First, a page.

Partisans are still litigating who won Monday night's foreign policy debate between President Obama and Mitt Romney, but the snap polls are unanimous: Round 3 went to Obama. The CBS News poll of undecided voters was pretty lopsided, with Obama besting Romney by 30 percentage points, 53 percent to 23 percent; the rest of the polls of debate-watching voters — from CNN, Public Policy Polling, and Google Consumer Surveys — had Obama winning by between 8 and 11 points. The question, with two weeks left in the campaign, is: Will Obama's victory translate into more votes?
This debate was the mirror image of Obama's disastrous debate in Denver, says E.J. Dionne at The Washington Post. This time it was an overconfident Romney who tried not to rock the boat, letting Obama dominate. "My hunch is that Romney not only underestimated the cost of a play-it-safe strategy in the debate itself, but also misread the political moment." His post-Denver momentum has moved the race to a dead heat, but when it's a tie game you play to win. Obama did; Romney didn't.
Judging just by the reactions of Republicans, Romney blew it, says Matt Taibbi at Rolling Stone. As I saw it, "this should be the death-blow to Romney, but I've said that before and been wrong."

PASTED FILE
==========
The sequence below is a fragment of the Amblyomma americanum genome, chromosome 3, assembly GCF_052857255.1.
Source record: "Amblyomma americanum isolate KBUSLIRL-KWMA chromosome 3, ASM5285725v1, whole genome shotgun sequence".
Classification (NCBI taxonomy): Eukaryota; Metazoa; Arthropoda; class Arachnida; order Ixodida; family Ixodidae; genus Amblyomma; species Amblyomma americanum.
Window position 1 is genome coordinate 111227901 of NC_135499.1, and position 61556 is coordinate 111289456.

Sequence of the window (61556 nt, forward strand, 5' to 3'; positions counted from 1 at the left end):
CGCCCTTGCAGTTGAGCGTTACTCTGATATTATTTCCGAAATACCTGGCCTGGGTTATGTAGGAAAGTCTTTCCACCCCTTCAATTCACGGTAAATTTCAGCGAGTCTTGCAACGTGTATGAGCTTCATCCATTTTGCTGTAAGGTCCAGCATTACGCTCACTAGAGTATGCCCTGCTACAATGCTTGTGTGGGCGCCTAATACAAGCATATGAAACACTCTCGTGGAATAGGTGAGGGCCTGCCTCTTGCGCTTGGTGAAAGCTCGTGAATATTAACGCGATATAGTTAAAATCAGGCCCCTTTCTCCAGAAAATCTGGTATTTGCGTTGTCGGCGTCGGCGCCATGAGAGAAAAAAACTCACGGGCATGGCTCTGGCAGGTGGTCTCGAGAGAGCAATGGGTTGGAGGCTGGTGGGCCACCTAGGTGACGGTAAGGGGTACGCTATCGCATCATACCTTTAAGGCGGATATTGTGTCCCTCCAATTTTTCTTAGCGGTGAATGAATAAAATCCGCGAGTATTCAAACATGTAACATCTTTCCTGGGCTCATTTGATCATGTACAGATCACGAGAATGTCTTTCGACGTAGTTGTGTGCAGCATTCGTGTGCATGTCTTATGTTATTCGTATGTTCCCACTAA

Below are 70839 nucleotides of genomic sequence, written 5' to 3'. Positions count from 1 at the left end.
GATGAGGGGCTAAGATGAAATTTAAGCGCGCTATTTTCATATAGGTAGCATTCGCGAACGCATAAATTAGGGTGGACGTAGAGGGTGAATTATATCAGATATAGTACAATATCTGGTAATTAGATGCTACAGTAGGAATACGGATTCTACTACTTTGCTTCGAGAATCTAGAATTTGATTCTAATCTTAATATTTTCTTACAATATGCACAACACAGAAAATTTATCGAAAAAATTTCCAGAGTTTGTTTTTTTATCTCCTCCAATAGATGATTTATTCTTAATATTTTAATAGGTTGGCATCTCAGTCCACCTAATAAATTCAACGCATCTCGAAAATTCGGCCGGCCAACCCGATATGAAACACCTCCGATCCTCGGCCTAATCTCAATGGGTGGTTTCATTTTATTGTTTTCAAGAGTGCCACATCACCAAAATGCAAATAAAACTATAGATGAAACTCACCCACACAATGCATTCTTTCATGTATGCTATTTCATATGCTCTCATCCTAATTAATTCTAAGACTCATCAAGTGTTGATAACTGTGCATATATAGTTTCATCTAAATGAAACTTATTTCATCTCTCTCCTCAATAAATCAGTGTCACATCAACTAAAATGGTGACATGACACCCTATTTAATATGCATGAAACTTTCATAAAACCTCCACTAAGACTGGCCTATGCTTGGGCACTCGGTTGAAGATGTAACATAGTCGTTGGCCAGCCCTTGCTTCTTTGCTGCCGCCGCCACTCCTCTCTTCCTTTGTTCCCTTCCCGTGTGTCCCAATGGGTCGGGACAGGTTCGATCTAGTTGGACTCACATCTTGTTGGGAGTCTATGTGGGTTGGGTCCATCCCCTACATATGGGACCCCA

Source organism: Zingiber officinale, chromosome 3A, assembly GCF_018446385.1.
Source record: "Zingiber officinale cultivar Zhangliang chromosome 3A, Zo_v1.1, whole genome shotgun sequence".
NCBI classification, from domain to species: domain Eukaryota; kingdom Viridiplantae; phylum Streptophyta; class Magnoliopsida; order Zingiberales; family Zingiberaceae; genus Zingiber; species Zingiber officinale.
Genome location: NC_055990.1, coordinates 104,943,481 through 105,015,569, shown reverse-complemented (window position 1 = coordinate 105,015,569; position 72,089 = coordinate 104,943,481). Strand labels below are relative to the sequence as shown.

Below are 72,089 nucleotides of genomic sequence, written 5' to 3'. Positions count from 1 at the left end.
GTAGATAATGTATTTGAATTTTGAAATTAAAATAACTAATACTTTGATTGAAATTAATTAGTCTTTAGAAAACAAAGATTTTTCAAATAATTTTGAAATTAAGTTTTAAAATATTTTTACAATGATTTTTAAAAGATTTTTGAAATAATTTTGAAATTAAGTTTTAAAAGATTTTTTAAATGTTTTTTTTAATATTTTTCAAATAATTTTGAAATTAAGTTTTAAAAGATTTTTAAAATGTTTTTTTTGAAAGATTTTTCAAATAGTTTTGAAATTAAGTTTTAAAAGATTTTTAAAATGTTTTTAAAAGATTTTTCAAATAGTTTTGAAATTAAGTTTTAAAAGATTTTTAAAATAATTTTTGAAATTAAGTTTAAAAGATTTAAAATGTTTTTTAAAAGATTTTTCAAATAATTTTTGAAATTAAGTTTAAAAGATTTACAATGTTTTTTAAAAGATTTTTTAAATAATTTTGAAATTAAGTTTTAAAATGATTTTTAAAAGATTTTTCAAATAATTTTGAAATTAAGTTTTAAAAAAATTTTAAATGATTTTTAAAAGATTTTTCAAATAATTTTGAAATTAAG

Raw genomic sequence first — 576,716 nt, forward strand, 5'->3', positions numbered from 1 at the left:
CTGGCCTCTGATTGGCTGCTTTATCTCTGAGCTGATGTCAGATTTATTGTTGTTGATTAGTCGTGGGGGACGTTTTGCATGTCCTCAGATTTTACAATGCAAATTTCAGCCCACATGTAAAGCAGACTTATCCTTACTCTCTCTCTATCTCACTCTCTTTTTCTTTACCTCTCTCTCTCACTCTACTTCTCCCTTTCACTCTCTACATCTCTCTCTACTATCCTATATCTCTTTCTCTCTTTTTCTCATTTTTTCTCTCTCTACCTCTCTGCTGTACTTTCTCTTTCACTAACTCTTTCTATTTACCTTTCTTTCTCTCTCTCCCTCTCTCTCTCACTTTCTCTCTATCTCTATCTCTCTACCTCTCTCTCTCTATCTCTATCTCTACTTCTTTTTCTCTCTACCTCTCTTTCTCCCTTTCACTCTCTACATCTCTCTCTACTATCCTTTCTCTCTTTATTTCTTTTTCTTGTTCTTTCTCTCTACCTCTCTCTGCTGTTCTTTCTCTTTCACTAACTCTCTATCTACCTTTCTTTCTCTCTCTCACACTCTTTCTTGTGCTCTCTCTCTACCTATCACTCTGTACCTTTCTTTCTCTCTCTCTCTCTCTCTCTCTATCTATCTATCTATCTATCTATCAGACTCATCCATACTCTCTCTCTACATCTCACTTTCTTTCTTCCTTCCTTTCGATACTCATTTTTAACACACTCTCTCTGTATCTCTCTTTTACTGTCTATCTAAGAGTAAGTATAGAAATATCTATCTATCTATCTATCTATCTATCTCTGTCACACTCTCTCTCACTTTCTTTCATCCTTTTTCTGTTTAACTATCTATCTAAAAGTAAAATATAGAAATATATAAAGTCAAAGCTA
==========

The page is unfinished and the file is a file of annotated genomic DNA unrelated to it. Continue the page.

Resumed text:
The question of who won the debate overall may be misleading, says CNN's David Gergen. In "the second debate, the president clearly won and yet people came out saying that Romney would do a better job handling the economy. In this final debate the president won again, yet the [CNN] poll clearly suggests that Romney passed the commander-in-chief test." That's a big deal. And unfortunately for Obama, neither his Round 2 or 3 wins has "seemed to change the overall race."
Round 2 didn't change much, but Romney's sedate me-tooism in the foreign policy debate was so jarring that "some voters who initially thought Romney crossed the credibility threshold might have second thoughts," says Marc Ambinder at The Week. It seems pretty clear from his aggressiveness that Obama "knows he doesn't have the election sewn up," but Romney's "long explanation on the auto bailout shows that he knows why he's losing in the industrial Midwest, where the auto bailout has been Obama's most successful issue." And at this point, Ohio's the game.
The bottom line is that it's a tight race and foreign policy isn't the issue most voters care about, says Nate Silver at The New York Times. If Obama gets any bounce in the polls, it will probably be small. "Still, with the contest being so tight, any potential gain for Mr. Obama could matter," even half a percentage point.
Obama's wins in the second and final debates won't undo the damage from Romney's Denver win, say Larry Sabato, Kyle Kondik, and Geoffrey Skelley at Sabato's Crystal Ball. "The first debate gave [Romney] a chance to make a first impression, and he nailed it." Voters already know Obama. "It's possible Obama will get a decent lift from the final debate," or that the snap polls are wrong and Romney will continue gaining. "Only time, and the blizzard of polls, can say for sure."
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